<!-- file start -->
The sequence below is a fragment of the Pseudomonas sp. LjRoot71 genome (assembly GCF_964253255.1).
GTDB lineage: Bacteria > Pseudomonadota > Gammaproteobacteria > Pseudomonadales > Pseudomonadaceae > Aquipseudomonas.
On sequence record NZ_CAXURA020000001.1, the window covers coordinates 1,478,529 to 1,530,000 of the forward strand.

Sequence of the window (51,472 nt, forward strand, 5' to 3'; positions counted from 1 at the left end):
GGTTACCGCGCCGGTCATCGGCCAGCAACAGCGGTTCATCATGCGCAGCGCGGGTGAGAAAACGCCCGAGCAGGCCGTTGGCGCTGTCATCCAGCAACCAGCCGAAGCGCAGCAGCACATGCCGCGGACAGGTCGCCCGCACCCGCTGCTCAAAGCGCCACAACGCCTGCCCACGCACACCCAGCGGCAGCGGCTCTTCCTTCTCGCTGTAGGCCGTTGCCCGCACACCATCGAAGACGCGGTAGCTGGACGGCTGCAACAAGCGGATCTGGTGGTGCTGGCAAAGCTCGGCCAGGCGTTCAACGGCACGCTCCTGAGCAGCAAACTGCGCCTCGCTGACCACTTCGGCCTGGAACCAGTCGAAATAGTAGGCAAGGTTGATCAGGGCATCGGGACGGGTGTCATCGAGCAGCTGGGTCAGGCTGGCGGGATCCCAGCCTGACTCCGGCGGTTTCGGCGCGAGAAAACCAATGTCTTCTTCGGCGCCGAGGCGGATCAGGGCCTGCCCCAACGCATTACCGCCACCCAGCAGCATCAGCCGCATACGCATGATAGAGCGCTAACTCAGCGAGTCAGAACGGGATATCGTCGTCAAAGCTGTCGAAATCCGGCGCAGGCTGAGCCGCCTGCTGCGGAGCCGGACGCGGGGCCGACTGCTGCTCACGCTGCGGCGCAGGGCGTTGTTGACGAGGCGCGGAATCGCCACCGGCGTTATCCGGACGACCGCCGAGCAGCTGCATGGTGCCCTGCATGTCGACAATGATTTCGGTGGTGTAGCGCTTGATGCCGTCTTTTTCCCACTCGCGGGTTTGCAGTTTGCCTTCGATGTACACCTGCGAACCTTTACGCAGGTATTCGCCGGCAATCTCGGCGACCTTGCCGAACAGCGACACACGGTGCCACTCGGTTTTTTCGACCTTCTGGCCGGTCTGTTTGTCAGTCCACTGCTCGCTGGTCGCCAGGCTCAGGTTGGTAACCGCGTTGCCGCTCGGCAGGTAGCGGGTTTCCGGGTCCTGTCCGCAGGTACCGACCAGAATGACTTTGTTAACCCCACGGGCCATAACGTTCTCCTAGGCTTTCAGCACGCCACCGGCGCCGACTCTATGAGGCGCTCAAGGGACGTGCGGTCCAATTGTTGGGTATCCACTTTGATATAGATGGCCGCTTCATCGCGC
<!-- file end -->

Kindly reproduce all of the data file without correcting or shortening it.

The sequence below is a fragment of the Pseudomonas sp. LjRoot71 genome (assembly GCF_964253255.1).
GTDB lineage: Bacteria > Pseudomonadota > Gammaproteobacteria > Pseudomonadales > Pseudomonadaceae > Aquipseudomonas.
On sequence record NZ_CAXURA020000001.1, the window covers coordinates 1,478,529 to 1,530,000 of the forward strand.

Sequence of the window (51,472 nt, forward strand, 5' to 3'; positions counted from 1 at the left end):
GGTTACCGCGCCGGTCATCGGCCAGCAACAGCGGTTCATCATGCGCAGCGCGGGTGAGAAAACGCCCGAGCAGGCCGTTGGCGCTGTCATCCAGCAACCAGCCGAAGCGCAGCAGCACATGCCGCGGACAGGTCGCCCGCACCCGCTGCTCAAAGCGCCACAACGCCTGCCCACGCACACCCAGCGGCAGCGGCTCTTCCTTCTCGCTGTAGGCCGTTGCCCGCACACCATCGAAGACGCGGTAGCTGGACGGCTGCAACAAGCGGATCTGGTGGTGCTGGCAAAGCTCGGCCAGGCGTTCAACGGCACGCTCCTGAGCAGCAAACTGCGCCTCGCTGACCACTTCGGCCTGGAACCAGTCGAAATAGTAGGCAAGGTTGATCAGGGCATCGGGACGGGTGTCATCGAGCAGCTGGGTCAGGCTGGCGGGATCCCAGCCTGACTCCGGCGGTTTCGGCGCGAGAAAACCAATGTCTTCTTCGGCGCCGAGGCGGATCAGGGCCTGCCCCAACGCATTACCGCCACCCAGCAGCATCAGCCGCATACGCATGATAGAGCGCTAACTCAGCGAGTCAGAACGGGATATCGTCGTCAAAGCTGTCGAAATCCGGCGCAGGCTGAGCCGCCTGCTGCGGAGCCGGACGCGGGGCCGACTGCTGCTCACGCTGCGGCGCAGGGCGTTGTTGACGAGGCGCGGAATCGCCACCGGCGTTATCCGGACGACCGCCGAGCAGCTGCATGGTGCCCTGCATGTCGACAATGATTTCGGTGGTGTAGCGCTTGATGCCGTCTTTTTCCCACTCGCGGGTTTGCAGTTTGCCTTCGATGTACACCTGCGAACCTTTACGCAGGTATTCGCCGGCAATCTCGGCGACCTTGCCGAACAGCGACACACGGTGCCACTCGGTTTTTTCGACCTTCTGGCCGGTCTGTTTGTCAGTCCACTGCTCGCTGGTCGCCAGGCTCAGGTTGGTAACCGCGTTGCCGCTCGGCAGGTAGCGGGTTTCCGGGTCCTGTCCGCAGGTACCGACCAGAATGACTTTGTTAACCCCACGGGCCATAACGTTCTCCTAGGCTTTCAGCACGCCACCGGCGCCGACTCTATGAGGCGCTCAAGGGACGTGCGGTCCAATTGTTGGGTATCCACTTTGATATAGATGGCCGCTTCATCGCGC